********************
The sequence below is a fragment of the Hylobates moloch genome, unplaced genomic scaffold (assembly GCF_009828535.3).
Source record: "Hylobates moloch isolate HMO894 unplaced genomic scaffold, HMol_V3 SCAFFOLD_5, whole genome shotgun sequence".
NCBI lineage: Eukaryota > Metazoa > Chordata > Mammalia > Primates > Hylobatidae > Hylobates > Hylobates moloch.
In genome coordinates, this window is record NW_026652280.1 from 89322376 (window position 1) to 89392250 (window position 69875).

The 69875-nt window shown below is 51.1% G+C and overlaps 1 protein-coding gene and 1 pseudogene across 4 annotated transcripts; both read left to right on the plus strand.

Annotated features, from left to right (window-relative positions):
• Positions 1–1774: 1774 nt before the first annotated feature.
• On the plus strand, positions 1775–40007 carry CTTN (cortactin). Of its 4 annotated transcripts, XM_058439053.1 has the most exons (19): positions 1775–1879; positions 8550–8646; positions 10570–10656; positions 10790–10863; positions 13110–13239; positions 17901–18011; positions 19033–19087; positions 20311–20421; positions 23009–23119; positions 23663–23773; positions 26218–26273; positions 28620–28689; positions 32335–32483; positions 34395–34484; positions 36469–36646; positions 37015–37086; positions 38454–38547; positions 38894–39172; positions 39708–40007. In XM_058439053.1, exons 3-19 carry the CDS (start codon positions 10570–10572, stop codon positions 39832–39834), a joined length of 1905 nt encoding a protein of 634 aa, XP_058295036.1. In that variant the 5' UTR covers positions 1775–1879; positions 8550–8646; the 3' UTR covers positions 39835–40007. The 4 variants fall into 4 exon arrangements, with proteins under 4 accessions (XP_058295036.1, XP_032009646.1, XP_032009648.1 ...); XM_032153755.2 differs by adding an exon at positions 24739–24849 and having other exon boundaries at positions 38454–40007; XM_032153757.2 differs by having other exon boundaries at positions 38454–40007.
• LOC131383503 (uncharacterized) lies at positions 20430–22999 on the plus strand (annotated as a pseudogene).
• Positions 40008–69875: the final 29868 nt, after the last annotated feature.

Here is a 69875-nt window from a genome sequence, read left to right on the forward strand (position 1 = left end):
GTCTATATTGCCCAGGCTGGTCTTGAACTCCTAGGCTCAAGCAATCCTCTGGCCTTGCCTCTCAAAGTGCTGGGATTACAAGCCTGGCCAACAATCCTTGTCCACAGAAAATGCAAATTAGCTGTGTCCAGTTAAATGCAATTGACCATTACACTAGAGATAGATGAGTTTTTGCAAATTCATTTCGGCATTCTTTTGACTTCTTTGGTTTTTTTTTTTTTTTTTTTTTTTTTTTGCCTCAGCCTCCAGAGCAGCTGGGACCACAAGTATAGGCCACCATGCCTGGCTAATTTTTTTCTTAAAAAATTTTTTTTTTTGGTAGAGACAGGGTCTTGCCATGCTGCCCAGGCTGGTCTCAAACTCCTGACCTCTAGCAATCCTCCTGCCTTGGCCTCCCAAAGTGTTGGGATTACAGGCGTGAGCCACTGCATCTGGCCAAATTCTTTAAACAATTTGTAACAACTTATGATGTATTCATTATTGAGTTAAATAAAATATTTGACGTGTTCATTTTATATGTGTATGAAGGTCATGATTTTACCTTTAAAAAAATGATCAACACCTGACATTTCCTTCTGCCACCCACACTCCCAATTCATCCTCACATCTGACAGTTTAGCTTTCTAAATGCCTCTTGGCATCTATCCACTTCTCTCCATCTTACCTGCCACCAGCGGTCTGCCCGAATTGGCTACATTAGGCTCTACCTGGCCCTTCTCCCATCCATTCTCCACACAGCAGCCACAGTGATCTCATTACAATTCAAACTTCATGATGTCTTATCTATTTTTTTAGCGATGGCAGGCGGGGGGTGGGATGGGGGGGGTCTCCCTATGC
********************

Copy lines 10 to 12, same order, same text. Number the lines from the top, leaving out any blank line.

• Positions 40008–69875: the final 29868 nt, after the last annotated feature.

Here is a 69875-nt window from a genome sequence, read left to right on the forward strand (position 1 = left end):
GTCTATATTGCCCAGGCTGGTCTTGAACTCCTAGGCTCAAGCAATCCTCTGGCCTTGCCTCTCAAAGTGCTGGGATTACAAGCCTGGCCAACAATCCTTGTCCACAGAAAATGCAAATTAGCTGTGTCCAGTTAAATGCAATTGACCATTACACTAGAGATAGATGAGTTTTTGCAAATTCATTTCGGCATTCTTTTGACTTCTTTGGTTTTTTTTTTTTTTTTTTTTTTTTTTTGCCTCAGCCTCCAGAGCAGCTGGGACCACAAGTATAGGCCACCATGCCTGGCTAATTTTTTTCTTAAAAAATTTTTTTTTTTGGTAGAGACAGGGTCTTGCCATGCTGCCCAGGCTGGTCTCAAACTCCTGACCTCTAGCAATCCTCCTGCCTTGGCCTCCCAAAGTGTTGGGATTACAGGCGTGAGCCACTGCATCTGGCCAAATTCTTTAAACAATTTGTAACAACTTATGATGTATTCATTATTGAGTTAAATAAAATATTTGACGTGTTCATTTTATATGTGTATGAAGGTCATGATTTTACCTTTAAAAAAATGATCAACACCTGACATTTCCTTCTGCCACCCACACTCCCAATTCATCCTCACATCTGACAGTTTAGCTTTCTAAATGCCTCTTGGCATCTATCCACTTCTCTCCATCTTACCTGCCACCAGCGGTCTGCCCGAATTGGCTACATTAGGCTCTACCTGGCCCTTCTCCCATCCATTCTCCACACAGCAGCCACAGTGATCTCATTACAATTCAAACTTCATGATGTCTTATCTATTTTTTTAGCGATGGCAGGCGGGGGGTGGGATGGGGGGGGTCTCCCTATGC